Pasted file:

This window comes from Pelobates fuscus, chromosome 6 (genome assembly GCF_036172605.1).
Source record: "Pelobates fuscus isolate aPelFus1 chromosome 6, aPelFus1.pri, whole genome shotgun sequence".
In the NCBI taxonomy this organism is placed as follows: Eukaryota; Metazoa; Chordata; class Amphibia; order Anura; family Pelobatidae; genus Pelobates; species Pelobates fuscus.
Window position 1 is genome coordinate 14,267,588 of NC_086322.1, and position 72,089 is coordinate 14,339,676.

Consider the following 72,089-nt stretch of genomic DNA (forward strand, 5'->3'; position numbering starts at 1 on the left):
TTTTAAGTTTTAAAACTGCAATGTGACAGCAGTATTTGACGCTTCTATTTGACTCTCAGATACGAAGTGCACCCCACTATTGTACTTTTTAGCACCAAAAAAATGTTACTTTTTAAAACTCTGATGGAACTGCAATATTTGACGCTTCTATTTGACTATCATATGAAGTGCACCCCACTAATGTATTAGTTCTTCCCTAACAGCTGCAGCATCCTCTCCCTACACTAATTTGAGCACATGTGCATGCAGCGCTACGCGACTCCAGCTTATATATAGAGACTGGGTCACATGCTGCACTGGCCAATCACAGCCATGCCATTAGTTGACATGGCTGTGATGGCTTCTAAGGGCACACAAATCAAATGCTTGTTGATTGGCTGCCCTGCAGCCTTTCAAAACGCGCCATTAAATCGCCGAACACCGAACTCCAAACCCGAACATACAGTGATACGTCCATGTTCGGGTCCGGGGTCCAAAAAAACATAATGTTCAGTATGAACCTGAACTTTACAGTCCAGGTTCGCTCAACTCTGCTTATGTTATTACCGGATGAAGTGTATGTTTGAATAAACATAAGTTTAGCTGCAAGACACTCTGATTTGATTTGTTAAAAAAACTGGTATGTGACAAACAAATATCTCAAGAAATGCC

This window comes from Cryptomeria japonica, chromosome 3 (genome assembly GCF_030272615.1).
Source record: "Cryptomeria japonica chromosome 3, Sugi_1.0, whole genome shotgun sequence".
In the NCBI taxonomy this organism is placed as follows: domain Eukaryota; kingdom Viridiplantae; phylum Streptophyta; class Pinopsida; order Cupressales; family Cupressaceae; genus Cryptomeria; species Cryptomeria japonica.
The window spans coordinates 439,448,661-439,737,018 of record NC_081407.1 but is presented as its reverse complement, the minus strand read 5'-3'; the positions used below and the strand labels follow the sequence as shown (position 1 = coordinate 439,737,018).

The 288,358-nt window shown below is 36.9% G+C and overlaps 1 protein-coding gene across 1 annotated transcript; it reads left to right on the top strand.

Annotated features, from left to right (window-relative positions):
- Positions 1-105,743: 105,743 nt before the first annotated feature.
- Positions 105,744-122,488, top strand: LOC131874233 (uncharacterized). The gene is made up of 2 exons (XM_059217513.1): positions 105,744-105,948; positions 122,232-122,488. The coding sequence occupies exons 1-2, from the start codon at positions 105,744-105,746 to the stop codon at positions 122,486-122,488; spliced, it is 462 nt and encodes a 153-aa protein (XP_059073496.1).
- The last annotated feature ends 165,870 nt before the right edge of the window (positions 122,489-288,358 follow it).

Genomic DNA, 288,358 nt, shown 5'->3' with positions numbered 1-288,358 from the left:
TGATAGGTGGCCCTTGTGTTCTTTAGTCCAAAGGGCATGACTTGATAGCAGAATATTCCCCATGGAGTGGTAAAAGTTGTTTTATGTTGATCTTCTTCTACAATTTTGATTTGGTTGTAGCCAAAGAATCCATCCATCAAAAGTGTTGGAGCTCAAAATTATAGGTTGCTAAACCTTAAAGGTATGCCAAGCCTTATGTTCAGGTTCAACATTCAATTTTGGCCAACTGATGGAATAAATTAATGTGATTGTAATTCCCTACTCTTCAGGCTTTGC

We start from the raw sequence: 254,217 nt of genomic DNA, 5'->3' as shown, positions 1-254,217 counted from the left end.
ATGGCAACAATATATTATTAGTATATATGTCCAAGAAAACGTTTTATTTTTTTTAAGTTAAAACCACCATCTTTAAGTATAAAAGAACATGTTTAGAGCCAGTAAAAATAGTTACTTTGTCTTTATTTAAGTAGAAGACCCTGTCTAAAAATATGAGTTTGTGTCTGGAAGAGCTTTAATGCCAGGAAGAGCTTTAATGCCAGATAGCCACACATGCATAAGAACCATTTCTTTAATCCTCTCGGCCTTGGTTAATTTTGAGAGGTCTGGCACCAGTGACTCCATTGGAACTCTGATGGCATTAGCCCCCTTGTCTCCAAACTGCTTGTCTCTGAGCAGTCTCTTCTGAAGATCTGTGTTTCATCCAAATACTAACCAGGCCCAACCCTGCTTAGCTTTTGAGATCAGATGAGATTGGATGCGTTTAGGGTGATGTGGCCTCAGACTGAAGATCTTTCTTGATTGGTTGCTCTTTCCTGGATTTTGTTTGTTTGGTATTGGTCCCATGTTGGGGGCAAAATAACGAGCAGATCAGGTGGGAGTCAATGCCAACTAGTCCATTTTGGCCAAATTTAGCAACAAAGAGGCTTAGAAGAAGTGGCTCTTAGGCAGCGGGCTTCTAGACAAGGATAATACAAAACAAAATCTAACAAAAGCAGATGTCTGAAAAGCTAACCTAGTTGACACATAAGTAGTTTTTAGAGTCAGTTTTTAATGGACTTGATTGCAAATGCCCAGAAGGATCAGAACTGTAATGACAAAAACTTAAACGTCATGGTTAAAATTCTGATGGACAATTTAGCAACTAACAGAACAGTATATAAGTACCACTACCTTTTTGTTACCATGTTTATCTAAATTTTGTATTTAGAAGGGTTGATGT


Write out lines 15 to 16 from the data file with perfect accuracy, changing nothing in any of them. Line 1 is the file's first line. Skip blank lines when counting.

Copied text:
- The last annotated feature ends 165,870 nt before the right edge of the window (positions 122,489-288,358 follow it).

Genomic DNA, 288,358 nt, shown 5'->3' with positions numbered 1-288,358 from the left: